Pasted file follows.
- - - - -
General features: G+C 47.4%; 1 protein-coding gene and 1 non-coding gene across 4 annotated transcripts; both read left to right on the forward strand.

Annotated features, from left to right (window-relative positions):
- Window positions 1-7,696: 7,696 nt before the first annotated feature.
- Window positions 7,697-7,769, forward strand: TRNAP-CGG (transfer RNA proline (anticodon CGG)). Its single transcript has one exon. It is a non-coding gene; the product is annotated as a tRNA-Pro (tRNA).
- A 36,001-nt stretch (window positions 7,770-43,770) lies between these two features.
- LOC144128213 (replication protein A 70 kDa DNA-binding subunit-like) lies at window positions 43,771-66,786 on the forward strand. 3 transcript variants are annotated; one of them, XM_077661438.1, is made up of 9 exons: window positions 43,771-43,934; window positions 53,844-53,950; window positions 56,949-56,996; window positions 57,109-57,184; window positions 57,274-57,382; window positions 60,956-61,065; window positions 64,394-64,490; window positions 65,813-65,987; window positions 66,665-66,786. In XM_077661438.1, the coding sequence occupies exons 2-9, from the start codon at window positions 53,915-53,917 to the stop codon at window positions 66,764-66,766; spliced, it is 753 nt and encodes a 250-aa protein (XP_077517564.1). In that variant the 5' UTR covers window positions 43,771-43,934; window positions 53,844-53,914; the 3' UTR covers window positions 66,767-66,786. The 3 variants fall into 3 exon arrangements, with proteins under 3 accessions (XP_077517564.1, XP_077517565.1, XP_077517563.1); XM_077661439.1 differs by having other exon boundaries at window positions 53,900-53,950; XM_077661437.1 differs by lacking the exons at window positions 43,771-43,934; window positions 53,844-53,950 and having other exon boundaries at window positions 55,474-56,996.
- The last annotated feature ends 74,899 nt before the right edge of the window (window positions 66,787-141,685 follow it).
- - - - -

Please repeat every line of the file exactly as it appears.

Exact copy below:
General features: G+C 47.4%; 1 protein-coding gene and 1 non-coding gene across 4 annotated transcripts; both read left to right on the forward strand.

Annotated features, from left to right (window-relative positions):
- Window positions 1-7,696: 7,696 nt before the first annotated feature.
- Window positions 7,697-7,769, forward strand: TRNAP-CGG (transfer RNA proline (anticodon CGG)). Its single transcript has one exon. It is a non-coding gene; the product is annotated as a tRNA-Pro (tRNA).
- A 36,001-nt stretch (window positions 7,770-43,770) lies between these two features.
- LOC144128213 (replication protein A 70 kDa DNA-binding subunit-like) lies at window positions 43,771-66,786 on the forward strand. 3 transcript variants are annotated; one of them, XM_077661438.1, is made up of 9 exons: window positions 43,771-43,934; window positions 53,844-53,950; window positions 56,949-56,996; window positions 57,109-57,184; window positions 57,274-57,382; window positions 60,956-61,065; window positions 64,394-64,490; window positions 65,813-65,987; window positions 66,665-66,786. In XM_077661438.1, the coding sequence occupies exons 2-9, from the start codon at window positions 53,915-53,917 to the stop codon at window positions 66,764-66,766; spliced, it is 753 nt and encodes a 250-aa protein (XP_077517564.1). In that variant the 5' UTR covers window positions 43,771-43,934; window positions 53,844-53,914; the 3' UTR covers window positions 66,767-66,786. The 3 variants fall into 3 exon arrangements, with proteins under 3 accessions (XP_077517564.1, XP_077517565.1, XP_077517563.1); XM_077661439.1 differs by having other exon boundaries at window positions 53,900-53,950; XM_077661437.1 differs by lacking the exons at window positions 43,771-43,934; window positions 53,844-53,950 and having other exon boundaries at window positions 55,474-56,996.
- The last annotated feature ends 74,899 nt before the right edge of the window (window positions 66,787-141,685 follow it).